Posted by admin2 on 26th May 2005
All articles below are from The Oregonian and are not available elsewhere online.
Damon Ivan Lowery, died December 5, 1999
READ – Pay claim of the Estate of Damon Lowery, City of Portland 2005
MAN BLED TO DEATH IN DISTURBANCE, AUTOPSY FINDS
December 7, 1999
An autopsy shows that a 29-year-old man who died in police custody early Sunday bled to death after he jumped out a window of a Southwest Portland home where officers were called to respond to a disturbance.
The state medical examiner’s office is continuing an investigation before ruling on the manner of death. Portland homicide Detective Sgts. Stu Winn and Barry Renna have been assigned to investigate what is classified as a suspicious death.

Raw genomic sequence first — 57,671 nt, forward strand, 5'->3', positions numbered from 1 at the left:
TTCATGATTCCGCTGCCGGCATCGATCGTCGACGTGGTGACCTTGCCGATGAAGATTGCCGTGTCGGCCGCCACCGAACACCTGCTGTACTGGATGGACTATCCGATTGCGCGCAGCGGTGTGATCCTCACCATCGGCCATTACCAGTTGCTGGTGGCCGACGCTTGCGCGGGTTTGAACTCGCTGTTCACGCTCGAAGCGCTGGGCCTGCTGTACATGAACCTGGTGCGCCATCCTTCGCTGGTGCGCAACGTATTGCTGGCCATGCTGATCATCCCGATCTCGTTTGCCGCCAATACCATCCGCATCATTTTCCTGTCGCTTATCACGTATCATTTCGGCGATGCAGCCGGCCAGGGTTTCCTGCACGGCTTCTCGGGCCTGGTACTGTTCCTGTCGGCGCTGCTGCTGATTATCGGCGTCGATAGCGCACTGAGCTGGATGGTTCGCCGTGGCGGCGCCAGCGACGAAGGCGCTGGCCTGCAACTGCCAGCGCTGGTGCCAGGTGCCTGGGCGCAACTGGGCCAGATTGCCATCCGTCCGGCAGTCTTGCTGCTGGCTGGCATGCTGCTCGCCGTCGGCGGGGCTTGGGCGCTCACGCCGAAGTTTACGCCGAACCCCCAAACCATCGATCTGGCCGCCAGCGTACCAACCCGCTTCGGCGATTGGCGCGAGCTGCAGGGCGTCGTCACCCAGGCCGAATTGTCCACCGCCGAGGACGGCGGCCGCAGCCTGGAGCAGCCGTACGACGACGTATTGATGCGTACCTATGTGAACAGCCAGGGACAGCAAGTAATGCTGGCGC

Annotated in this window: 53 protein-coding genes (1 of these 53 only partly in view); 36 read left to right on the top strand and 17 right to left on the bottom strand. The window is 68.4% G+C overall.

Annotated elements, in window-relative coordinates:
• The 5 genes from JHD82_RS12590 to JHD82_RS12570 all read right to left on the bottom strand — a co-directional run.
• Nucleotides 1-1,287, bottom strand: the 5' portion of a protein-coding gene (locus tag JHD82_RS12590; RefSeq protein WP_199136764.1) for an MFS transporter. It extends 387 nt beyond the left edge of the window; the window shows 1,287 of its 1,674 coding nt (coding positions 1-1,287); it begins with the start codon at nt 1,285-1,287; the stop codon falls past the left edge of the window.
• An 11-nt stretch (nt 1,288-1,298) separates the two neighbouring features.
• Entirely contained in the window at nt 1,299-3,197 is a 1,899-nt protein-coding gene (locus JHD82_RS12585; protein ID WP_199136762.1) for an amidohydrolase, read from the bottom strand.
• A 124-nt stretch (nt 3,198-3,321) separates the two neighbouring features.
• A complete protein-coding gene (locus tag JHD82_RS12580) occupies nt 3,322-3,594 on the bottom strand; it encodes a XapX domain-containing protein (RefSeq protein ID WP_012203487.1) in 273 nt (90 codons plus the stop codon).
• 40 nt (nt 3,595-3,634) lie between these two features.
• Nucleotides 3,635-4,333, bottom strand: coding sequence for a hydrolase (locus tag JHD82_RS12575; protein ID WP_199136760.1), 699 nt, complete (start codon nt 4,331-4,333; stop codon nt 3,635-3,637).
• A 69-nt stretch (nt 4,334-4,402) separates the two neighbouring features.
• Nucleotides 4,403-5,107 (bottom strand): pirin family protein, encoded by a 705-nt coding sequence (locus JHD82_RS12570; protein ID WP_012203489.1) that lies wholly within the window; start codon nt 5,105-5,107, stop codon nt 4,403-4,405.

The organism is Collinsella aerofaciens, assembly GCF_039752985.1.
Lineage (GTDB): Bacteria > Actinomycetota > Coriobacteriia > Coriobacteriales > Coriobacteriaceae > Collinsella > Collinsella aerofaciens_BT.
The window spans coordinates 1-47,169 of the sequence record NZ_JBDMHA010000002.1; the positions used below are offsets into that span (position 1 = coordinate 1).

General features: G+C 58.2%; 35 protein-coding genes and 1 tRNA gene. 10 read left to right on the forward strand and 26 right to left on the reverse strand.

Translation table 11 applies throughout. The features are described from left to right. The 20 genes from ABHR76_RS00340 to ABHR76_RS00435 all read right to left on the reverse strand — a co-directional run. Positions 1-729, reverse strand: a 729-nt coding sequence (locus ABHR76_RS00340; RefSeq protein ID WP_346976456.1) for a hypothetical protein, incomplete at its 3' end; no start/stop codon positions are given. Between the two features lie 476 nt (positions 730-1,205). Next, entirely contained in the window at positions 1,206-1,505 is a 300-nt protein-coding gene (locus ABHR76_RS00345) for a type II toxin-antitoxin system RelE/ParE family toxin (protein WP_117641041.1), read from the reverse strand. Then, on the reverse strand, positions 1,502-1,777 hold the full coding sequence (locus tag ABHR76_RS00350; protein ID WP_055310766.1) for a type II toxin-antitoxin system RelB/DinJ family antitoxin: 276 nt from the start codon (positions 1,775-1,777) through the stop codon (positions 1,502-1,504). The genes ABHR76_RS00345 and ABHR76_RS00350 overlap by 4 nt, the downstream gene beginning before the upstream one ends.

Damon Ivan Lowery of Lynnwood, Wash., cut his neck when he crashed through a window of a home in the 6900 block of Southwest 15th Avenue, said Detective Sgt. Michael Hefley, Portland Police Bureau spokesman.
“He died from sharp-force injuries to his neck. We’re still doing a little more investigation at the scene to determine the circumstances,” said Dr. Nikolas Hartshorne, the deputy state medical examiner who did the autopsy.
Police responded to the scene about 5:30 a.m. when two men were fighting in the house, and the girlfriend of one called, Hefley said. Police got the woman and her boyfriend out of the home, police said.
Lowery crashed through a window in the back of the house and fell about 15 feet. It is unclear whether police were chasing him when he went through the window, police said. Investigators are interviewing nine officers who were at the scene.